he term “advanced manufacturing” is fast becoming redundant. Whether a company makes rivets or rockets, buttons or batteries, it likely used AI, robotics, additive manufacturing or any number of other advanced processes in the research, development or assembly of those products. A logical question on the minds of site selectors in the manufacturing industry is whether an area is better at supporting large, high-end manufacturers with complex workforce and equipment requirements, or smaller companies looking to build a better mousetrap using state-of-the-art technology that wasn’t available a few years ago. The real test for locations looking to attract investment from advanced manufacturers is if they can appeal to both.
As capital investment activity rebounds, and sectors like electric vehicles and green energy systems take off, project pipelines are filling up with next-generation facility and workforce requirements from companies of all sizes that locations must quickly demonstrate they can satisfy, or they risk losing that investment.
Georgia is being put to that test in recent weeks with manufacturers large and small turning to the state for locations in which to compete in their sectors successfully. Ultimately, whether the Peach State passes the test is for the companies to determine. Hyundai Motor Group will open a $5.5 billion, 8,100-job EV and battery complex in Bryan County in 2025, where it will use some of its advanced intelligent manufacturing technologies currently in testing at the Group’s innovation hub, including intelligent A.I.-equipped manufacturing and data-driven processes.
Georgia Governor Brian Kemp and Hyundai Motor Company President and CEO Jay Chang finalize the South Korean auto giant’s selection of a site in Bryan County for an EV and battery complex that is the Peach State’s largest capital investment project to date.
Photo courtesy of the Office of the Governor
Aspen Aerogels, a leading provider of aerogel-based sustainability and electrification solutions, plans to construct a $325 million, 250-job advanced manufacturing facility in Bulloch County that is designed to triple its aerogel capacity in support of the Aspen’s thermal barrier expansion plans in the EV market. Both locations are in rural southeastern Georgia; they and nearby counties will soon see about $1 billion in additional investment and thousands of jobs from Hyundai suppliers.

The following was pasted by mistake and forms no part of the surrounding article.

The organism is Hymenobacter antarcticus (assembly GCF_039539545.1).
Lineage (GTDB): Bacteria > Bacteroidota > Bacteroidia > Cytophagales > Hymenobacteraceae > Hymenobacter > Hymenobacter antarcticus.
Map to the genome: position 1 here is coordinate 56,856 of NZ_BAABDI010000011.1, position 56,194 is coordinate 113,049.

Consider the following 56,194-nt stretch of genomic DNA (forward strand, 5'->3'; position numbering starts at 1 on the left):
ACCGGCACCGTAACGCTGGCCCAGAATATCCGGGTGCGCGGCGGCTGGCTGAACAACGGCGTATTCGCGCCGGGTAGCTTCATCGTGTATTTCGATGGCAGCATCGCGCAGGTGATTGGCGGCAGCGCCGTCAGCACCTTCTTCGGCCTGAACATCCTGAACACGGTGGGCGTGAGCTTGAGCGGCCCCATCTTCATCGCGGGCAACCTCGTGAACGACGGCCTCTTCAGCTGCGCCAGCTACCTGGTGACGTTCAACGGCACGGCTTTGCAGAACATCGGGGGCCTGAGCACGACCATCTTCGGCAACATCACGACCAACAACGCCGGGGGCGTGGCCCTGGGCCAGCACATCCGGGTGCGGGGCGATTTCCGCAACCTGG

Can the state and region meet the challenge?
On the state side, winning these projects — as well as the $5 billion, 7,500-job Rivian EV project east of Atlanta and many others — is largely about available, suitable sites and Georgia’s Quick Start workforce development program and the Technical College System of Georgia. But there’s more to it than that.
“When a company invests $100 million into a rural economy, the impact of that is exponential — it’s generational in that it changes families and communities,” says Pat Wilson, Georgia’s Commissioner of Economic Development. “These are high-end manufacturing jobs that allow students to graduate from their local school system, get a job and a skill and stay in that community. That’s what this rebirth of manufacturing across Georgia is doing.”
States’ ability to deliver intangibles that drive speed to market, especially in the EV and advanced manufacturing space, is critical, says Wilson. “What has changed is the speed of these projects. It’s lightening quick to be investing $5.5 billion, starting in October and having a site in March or April. Five or eight years ago, a $1-billion project would take a year or two to navigate through the system. Especially around automotive, batteries, EVs’ entire supply chain, our projects are moving at an unbelievable speed.”
What does the Hyundai EV and battery manufacturing complex near Savannah mean regionally?
“This is a transformative project that will have a major impact on the economic landscape for generations to come,” says Trip Tollison, president and CEO of the Savannah Economic Development Authority. As for the 8,200 jobs it will entail, “We will see several pathways provide the talent we need to make this project successful. One is we have a very large active military presence in the area — about 34,000 active troops within 60 miles of this project. We’re seeing anywhere from 350 to 500 folks exit the military every month. Over 75% of those exiting the military stay in the region. They love the quality of life here. When they leave the military, they already are trained with skill sets.”